Any recruiting partner worth their salt will actively pursue candidates that are already employed but would be open to hearing about opportunities, says Palmucci. His recruiting teams often approach passive candidates because they know that person has a real drive to work with TiVo.
“It’s never a slam-dunk, because that person isn’t actively searching,” he says. “But if we can make that happen, and we can attract them here, then it means they really want to come work for you — they believe in what you’re doing and want to be part of it. They’re not under the duress of not having a job, or are actively disengaged or anything, so we do look specifically for passive candidates for that reason.”
Recruiting in San Jose or San Francisco is a much different animal than recruiting in, say, the Midwest, Palmucci says, or in cities abroad like Bangalore, where TiVo has a presence.
“Recruitment is also affected significantly by the geographies, so you have to understand what the market is like,” Palmucci says. “What’s the competition like? What incentives do you need to offer? What’s the size of the labor market? What’s adequate pay? What benefits are popular? It’s difficult to attract passive candidates in San Jose, for instance, whereas in other places it’s not.”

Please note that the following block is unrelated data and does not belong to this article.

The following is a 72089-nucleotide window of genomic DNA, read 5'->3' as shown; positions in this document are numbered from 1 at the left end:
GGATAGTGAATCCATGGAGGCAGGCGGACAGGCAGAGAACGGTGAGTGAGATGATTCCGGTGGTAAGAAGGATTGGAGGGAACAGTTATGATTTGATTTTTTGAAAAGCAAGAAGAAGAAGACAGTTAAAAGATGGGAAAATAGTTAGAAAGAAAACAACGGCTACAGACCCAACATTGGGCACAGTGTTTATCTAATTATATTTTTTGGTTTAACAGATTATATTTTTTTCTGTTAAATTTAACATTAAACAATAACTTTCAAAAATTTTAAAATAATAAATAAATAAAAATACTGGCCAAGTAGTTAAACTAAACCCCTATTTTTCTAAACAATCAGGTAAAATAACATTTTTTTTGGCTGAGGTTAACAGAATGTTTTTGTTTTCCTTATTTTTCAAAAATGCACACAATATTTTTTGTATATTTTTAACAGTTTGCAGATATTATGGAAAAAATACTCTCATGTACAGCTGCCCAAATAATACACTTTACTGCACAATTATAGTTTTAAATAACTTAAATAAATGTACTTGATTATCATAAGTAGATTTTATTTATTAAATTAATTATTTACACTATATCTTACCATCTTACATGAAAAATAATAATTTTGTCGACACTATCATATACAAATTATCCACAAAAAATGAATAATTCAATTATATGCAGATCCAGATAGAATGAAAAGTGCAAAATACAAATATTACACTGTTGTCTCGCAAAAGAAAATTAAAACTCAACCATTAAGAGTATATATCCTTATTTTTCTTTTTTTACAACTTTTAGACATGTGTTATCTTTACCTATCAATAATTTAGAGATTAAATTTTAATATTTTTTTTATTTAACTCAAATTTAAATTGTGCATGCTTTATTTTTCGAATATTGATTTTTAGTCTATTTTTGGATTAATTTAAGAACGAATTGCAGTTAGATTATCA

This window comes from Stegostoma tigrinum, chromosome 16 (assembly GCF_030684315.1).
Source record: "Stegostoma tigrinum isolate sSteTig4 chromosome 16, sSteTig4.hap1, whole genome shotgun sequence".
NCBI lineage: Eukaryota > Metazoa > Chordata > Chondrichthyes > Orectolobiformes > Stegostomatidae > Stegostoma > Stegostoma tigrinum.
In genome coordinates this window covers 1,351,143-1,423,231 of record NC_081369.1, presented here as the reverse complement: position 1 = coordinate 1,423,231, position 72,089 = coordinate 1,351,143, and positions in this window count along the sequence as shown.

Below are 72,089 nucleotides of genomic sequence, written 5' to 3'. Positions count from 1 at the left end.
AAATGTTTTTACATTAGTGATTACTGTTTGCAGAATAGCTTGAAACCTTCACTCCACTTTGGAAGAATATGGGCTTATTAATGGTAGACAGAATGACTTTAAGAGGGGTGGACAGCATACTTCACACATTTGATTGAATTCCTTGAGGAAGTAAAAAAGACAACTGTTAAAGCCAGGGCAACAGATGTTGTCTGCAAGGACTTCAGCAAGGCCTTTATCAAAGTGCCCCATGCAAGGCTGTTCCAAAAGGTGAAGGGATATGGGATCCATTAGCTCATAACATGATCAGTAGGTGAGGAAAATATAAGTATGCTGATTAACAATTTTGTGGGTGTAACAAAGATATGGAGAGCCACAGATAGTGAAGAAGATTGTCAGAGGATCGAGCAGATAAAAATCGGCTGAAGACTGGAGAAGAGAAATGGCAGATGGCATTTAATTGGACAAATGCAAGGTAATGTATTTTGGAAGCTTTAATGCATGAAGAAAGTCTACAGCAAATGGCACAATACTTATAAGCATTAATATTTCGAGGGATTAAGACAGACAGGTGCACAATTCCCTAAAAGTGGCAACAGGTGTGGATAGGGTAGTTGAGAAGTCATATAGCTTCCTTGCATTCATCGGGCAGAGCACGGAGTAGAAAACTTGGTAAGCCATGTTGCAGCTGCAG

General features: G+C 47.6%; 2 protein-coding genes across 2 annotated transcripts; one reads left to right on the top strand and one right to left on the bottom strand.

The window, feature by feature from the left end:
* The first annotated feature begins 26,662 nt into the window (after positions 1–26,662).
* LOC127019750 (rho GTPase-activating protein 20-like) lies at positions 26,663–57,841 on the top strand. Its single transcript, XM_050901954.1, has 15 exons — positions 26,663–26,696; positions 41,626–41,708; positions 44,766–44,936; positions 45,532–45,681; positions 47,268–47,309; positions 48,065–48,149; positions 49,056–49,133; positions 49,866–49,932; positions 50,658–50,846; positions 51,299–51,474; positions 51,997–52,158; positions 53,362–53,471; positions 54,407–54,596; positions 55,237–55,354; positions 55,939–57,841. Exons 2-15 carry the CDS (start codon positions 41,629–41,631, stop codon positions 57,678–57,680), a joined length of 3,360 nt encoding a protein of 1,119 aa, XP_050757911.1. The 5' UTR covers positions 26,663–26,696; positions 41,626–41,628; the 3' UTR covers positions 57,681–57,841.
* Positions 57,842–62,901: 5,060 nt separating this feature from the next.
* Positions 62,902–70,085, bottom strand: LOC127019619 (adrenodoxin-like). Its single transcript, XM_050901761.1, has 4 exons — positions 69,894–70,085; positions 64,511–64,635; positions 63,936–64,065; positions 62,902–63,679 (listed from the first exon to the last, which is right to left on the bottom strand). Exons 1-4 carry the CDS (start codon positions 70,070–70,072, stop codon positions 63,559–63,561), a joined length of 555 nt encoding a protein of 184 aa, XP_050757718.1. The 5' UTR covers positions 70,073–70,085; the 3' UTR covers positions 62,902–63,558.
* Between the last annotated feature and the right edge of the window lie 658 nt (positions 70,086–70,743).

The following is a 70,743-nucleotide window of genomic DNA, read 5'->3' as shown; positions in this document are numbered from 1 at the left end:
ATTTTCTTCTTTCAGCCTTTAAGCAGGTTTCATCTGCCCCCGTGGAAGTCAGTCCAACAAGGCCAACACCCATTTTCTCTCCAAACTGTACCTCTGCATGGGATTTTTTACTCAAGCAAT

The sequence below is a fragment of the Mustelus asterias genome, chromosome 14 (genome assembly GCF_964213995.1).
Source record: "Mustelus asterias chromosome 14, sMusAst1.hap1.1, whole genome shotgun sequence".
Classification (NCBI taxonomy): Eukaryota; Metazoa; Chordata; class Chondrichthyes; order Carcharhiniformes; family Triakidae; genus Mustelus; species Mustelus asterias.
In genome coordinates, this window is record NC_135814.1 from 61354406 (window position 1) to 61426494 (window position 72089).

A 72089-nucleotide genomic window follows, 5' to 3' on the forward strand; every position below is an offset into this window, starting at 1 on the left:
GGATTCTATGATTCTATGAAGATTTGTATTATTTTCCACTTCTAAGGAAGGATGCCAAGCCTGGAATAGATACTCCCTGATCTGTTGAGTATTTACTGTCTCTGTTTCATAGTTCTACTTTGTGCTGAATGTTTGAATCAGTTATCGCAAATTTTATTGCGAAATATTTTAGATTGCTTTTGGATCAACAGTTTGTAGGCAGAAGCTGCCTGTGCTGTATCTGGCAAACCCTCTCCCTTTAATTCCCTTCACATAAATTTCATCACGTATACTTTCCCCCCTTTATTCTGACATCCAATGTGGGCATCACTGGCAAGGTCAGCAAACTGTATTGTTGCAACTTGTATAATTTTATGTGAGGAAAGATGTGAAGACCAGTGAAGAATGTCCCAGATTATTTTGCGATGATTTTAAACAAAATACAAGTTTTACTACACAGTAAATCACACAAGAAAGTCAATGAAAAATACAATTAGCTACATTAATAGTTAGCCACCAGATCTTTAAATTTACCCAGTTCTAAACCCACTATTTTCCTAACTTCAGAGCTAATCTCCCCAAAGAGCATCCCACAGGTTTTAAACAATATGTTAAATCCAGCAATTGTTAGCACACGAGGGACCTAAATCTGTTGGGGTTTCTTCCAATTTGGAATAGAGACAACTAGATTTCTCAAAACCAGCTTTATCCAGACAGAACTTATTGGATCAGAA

Tech companies everywhere struggle to find enough qualified talent, so it’s important to build and maintain an internal pipeline of talent, too, Palmucci says. Start grooming workers early, when they’re in entry-level jobs, and you’ll have people ready to move into higher roles as they gain skills and experience, he says.